An investigation by Amnesty International found that at least 19 civilians in Pakistan have been killed by drone strikes since January 2012.
Human rights group, Amnesty International, is calling on the U.S. to disclose the breadth and consequences of its drone strikes on Pakistani soil. In a lengthy report, Amnesty investigated victims of numerous strikes. It said innocent lives lost deserve reparation.
The organization goes further saying unlawful drone strikes ought to lead to "justice in public and fair trials without recourse to the death penalty." In the past, President Barack Obama's administration has called drone strikes ethical and legal.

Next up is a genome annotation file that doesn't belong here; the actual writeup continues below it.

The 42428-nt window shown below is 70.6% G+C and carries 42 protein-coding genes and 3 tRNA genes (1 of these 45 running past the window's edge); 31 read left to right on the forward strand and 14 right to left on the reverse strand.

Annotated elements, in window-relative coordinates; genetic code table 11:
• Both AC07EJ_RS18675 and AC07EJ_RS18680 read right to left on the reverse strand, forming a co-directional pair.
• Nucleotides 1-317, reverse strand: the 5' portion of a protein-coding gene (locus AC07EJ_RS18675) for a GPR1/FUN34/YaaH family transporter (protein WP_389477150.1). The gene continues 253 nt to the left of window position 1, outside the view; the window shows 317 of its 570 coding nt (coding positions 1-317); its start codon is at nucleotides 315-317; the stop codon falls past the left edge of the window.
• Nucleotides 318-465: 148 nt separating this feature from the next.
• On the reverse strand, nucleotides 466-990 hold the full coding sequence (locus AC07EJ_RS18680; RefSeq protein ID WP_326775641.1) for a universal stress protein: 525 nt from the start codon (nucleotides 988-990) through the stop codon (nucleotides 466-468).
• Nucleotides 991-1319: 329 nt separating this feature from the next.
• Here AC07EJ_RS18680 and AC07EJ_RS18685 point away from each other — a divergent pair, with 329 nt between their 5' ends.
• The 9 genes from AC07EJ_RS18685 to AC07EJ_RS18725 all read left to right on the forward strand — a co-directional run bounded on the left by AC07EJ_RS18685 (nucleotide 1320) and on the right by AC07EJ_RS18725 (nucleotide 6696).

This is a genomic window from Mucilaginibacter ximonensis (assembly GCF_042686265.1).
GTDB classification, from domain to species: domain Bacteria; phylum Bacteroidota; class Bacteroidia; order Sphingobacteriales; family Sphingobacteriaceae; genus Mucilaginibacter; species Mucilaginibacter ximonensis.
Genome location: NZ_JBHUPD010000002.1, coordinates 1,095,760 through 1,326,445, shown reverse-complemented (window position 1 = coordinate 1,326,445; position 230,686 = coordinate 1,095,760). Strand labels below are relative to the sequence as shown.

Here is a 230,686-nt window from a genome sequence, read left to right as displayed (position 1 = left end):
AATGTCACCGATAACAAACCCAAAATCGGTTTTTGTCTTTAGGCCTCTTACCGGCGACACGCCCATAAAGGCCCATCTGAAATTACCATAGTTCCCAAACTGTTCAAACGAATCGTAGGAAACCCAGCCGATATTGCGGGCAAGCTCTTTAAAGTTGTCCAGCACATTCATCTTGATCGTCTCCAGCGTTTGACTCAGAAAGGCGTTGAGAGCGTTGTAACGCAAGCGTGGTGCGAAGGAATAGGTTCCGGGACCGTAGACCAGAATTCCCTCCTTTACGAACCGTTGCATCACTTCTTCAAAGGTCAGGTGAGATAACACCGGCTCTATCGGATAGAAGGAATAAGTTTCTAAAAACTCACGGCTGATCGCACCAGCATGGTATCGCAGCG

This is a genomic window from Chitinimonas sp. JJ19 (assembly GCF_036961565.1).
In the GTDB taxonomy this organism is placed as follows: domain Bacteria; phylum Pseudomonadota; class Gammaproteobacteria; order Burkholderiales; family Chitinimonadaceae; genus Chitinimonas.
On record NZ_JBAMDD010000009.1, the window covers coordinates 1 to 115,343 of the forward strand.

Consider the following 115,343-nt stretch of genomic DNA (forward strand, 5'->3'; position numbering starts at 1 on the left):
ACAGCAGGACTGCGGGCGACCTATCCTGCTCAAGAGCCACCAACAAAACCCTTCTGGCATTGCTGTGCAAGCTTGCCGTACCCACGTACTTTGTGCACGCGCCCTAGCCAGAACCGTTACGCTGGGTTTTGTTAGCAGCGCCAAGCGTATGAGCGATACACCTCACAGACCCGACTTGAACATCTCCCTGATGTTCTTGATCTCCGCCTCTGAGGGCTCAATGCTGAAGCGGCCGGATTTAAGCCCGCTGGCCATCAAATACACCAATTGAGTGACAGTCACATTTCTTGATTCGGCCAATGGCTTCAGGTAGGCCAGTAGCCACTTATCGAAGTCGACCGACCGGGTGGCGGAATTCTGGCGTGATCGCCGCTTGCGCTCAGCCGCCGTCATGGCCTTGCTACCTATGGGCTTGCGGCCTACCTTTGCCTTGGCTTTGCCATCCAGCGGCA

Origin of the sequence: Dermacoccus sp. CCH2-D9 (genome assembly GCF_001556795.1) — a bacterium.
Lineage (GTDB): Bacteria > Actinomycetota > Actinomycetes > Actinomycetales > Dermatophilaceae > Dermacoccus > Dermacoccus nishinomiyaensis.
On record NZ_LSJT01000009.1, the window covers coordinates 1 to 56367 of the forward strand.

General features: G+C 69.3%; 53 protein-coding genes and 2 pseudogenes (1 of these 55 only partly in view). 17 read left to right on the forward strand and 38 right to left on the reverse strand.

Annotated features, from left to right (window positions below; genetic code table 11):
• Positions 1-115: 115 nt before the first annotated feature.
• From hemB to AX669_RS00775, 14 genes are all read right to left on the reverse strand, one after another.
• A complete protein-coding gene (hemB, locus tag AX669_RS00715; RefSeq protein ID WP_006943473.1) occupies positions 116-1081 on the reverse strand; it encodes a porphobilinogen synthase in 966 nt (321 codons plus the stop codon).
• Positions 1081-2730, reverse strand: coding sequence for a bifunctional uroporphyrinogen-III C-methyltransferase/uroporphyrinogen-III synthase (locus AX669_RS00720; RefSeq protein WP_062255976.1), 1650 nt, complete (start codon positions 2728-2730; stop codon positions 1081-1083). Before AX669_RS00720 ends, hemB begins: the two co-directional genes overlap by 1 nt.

White House Press Secretary Jay Carney has said, "[Such strikes] are necessary to mitigate ongoing, actual threats, to stop plots, to prevent further attacks and, again, to save American lives."
What about the so-called "collateral damage" of civilian bystanders? Should the U.S. and/or Pakistan disclose how many have been killed in the nearly 350 strikes in Pakistan since 2004? Would the US owe any compensation to victims?
Stephen Vladeck, Professor of Law; Associate Dean for Scholarship at American University Washington College of Law; Co-Editor-in-Chief of JustSecurity.org - a national security blog
Geoffrey S Corn, Professor of Law at South Texas College of Law in Houston, Texas. He is an retired Army Lt. Colonel